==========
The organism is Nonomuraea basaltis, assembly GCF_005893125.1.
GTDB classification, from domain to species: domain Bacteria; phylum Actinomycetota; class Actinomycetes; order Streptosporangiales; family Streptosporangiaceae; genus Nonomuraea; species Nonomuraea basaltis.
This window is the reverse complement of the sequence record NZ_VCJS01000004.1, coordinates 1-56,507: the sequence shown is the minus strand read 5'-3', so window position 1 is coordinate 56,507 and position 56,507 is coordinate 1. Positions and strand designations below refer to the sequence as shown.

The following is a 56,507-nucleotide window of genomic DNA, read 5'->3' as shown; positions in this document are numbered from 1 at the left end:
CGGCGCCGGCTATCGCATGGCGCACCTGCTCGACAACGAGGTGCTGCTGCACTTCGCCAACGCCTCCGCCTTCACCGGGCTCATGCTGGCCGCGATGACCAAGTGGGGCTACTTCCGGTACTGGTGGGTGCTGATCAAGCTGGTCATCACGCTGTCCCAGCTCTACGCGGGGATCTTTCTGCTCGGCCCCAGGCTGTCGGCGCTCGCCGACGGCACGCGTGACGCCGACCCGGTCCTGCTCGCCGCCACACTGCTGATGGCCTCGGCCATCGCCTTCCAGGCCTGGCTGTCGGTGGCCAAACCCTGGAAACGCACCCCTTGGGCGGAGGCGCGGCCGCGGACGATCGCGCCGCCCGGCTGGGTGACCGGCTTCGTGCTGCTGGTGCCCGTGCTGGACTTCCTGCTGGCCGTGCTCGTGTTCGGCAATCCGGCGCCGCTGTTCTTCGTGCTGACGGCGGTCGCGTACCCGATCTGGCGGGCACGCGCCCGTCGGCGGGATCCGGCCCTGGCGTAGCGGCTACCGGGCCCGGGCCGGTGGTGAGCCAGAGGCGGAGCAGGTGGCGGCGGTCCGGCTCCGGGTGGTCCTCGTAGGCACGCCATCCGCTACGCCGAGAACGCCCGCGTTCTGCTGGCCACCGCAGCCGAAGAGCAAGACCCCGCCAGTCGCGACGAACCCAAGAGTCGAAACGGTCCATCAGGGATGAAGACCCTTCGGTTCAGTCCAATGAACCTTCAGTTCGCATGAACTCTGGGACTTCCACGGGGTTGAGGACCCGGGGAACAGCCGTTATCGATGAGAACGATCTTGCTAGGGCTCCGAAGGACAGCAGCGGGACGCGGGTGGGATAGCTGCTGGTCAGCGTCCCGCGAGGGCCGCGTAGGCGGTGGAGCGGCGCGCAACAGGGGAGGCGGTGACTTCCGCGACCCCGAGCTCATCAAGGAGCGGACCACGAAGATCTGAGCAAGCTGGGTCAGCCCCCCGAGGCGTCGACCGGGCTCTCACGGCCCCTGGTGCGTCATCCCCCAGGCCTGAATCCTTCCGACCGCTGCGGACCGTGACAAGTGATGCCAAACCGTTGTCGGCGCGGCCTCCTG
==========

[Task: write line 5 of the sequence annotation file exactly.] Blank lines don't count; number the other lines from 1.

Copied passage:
CGGCGCCGGCTATCGCATGGCGCACCTGCTCGACAACGAGGTGCTGCTGCACTTCGCCAACGCCTCCGCCTTCACCGGGCTCATGCTGGCCGCGATGACCAAGTGGGGCTACTTCCGGTACTGGTGGGTGCTGATCAAGCTGGTCATCACGCTGTCCCAGCTCTACGCGGGGATCTTTCTGCTCGGCCCCAGGCTGTCGGCGCTCGCCGACGGCACGCGTGACGCCGACCCGGTCCTGCTCGCCGCCACACTGCTGATGGCCTCGGCCATCGCCTTCCAGGCCTGGCTGTCGGTGGCCAAACCCTGGAAACGCACCCCTTGGGCGGAGGCGCGGCCGCGGACGATCGCGCCGCCCGGCTGGGTGACCGGCTTCGTGCTGCTGGTGCCCGTGCTGGACTTCCTGCTGGCCGTGCTCGTGTTCGGCAATCCGGCGCCGCTGTTCTTCGTGCTGACGGCGGTCGCGTACCCGATCTGGCGGGCACGCGCCCGTCGGCGGGATCCGGCCCTGGCGTAGCGGCTACCGGGCCCGGGCCGGTGGTGAGCCAGAGGCGGAGCAGGTGGCGGCGGTCCGGCTCCGGGTGGTCCTCGTAGGCACGCCATCCGCTACGCCGAGAACGCCCGCGTTCTGCTGGCCACCGCAGCCGAAGAGCAAGACCCCGCCAGTCGCGACGAACCCAAGAGTCGAAACGGTCCATCAGGGATGAAGACCCTTCGGTTCAGTCCAATGAACCTTCAGTTCGCATGAACTCTGGGACTTCCACGGGGTTGAGGACCCGGGGAACAGCCGTTATCGATGAGAACGATCTTGCTAGGGCTCCGAAGGACAGCAGCGGGACGCGGGTGGGATAGCTGCTGGTCAGCGTCCCGCGAGGGCCGCGTAGGCGGTGGAGCGGCGCGCAACAGGGGAGGCGGTGACTTCCGCGACCCCGAGCTCATCAAGGAGCGGACCACGAAGATCTGAGCAAGCTGGGTCAGCCCCCCGAGGCGTCGACCGGGCTCTCACGGCCCCTGGTGCGTCATCCCCCAGGCCTGAATCCTTCCGACCGCTGCGGACCGTGACAAGTGATGCCAAACCGTTGTCGGCGCGGCCTCCTG